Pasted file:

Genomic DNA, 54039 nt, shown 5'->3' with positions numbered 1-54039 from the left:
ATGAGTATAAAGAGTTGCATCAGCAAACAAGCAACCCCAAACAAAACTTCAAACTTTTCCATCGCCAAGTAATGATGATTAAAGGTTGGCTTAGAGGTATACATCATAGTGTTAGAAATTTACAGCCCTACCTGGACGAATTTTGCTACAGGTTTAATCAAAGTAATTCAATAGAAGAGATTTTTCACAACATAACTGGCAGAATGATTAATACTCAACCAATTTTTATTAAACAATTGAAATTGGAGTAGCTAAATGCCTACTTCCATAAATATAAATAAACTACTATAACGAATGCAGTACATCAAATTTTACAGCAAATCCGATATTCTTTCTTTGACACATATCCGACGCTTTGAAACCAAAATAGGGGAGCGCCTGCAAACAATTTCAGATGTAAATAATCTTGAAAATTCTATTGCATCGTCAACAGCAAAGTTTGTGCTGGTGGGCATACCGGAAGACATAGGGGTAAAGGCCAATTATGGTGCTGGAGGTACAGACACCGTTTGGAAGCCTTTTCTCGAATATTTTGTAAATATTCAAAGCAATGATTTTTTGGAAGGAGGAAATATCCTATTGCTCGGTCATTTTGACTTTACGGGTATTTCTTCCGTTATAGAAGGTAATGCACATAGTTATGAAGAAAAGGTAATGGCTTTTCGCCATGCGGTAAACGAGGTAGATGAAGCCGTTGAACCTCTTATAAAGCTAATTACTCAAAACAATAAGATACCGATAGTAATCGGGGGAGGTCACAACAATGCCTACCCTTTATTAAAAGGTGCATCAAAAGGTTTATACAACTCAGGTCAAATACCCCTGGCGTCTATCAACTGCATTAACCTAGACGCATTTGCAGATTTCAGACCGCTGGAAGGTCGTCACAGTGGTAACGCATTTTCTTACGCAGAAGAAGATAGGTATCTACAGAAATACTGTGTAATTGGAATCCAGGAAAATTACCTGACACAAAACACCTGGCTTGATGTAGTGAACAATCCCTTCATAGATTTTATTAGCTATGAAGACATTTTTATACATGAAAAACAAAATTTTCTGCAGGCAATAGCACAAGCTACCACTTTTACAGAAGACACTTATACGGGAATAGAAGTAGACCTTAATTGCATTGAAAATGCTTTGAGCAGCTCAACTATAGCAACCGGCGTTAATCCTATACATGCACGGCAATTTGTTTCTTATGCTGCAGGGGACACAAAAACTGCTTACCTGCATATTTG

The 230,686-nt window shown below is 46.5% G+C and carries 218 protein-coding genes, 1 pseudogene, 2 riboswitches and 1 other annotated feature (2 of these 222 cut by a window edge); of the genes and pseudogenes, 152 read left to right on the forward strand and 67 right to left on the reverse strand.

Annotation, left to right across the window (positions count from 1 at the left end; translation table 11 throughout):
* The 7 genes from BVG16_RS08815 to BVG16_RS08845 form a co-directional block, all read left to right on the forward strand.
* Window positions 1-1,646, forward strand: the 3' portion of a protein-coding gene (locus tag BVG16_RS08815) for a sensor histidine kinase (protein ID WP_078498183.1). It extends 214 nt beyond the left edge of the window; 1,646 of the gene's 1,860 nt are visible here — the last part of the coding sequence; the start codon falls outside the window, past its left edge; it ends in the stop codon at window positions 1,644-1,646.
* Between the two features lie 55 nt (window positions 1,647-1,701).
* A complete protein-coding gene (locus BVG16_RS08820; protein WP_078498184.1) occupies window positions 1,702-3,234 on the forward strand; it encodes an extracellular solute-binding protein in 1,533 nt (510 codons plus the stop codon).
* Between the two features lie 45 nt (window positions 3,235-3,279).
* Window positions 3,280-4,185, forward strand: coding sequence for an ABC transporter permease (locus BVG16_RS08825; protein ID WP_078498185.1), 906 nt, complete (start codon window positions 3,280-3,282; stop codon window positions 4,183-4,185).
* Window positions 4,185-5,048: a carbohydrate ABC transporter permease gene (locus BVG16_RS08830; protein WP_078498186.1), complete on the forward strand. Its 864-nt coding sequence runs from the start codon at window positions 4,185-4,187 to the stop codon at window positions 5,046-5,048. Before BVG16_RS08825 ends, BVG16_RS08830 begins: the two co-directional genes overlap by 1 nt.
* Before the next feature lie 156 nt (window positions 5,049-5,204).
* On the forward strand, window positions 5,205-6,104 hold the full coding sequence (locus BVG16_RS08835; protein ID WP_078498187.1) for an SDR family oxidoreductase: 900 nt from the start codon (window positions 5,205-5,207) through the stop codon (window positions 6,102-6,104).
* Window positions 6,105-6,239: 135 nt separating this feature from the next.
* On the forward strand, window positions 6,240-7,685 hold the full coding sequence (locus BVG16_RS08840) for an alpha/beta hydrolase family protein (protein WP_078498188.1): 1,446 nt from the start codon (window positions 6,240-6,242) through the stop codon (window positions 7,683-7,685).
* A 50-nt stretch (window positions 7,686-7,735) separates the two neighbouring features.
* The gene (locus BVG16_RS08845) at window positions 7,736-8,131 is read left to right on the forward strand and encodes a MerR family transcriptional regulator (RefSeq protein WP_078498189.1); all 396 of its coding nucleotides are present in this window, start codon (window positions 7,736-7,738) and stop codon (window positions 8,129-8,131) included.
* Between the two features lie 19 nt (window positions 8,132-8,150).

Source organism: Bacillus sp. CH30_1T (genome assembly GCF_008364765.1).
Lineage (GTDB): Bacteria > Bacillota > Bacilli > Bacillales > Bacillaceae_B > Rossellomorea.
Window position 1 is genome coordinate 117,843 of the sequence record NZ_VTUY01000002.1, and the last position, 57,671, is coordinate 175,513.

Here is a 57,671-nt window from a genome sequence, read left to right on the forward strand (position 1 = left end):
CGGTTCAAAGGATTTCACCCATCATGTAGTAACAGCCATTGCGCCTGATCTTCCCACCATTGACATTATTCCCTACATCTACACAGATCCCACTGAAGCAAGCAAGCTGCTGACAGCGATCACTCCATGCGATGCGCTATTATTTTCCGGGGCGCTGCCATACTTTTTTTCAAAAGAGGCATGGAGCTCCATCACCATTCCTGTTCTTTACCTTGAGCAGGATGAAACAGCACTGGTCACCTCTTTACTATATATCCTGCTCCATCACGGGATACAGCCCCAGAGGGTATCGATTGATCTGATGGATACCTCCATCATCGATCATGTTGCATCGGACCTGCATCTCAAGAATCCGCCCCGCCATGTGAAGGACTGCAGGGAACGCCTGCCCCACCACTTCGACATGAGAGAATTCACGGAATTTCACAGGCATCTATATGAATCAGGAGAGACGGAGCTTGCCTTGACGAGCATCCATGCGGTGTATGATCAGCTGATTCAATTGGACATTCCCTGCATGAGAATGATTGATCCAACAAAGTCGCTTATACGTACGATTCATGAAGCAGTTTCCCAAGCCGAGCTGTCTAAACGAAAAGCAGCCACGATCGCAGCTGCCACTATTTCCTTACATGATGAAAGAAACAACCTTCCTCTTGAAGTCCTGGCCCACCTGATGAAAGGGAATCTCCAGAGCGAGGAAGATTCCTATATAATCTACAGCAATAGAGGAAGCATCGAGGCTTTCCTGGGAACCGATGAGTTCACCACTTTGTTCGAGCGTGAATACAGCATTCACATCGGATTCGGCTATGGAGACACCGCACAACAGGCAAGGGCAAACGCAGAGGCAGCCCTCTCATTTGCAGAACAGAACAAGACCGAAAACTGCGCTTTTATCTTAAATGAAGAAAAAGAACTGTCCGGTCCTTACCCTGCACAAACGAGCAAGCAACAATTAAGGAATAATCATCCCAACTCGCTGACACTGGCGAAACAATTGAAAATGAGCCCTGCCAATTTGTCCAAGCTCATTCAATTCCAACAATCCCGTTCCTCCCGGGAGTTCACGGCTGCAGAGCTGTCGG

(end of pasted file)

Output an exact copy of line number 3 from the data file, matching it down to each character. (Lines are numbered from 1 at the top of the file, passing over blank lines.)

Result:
The 230,686-nt window shown below is 46.5% G+C and carries 218 protein-coding genes, 1 pseudogene, 2 riboswitches and 1 other annotated feature (2 of these 222 cut by a window edge); of the genes and pseudogenes, 152 read left to right on the forward strand and 67 right to left on the reverse strand.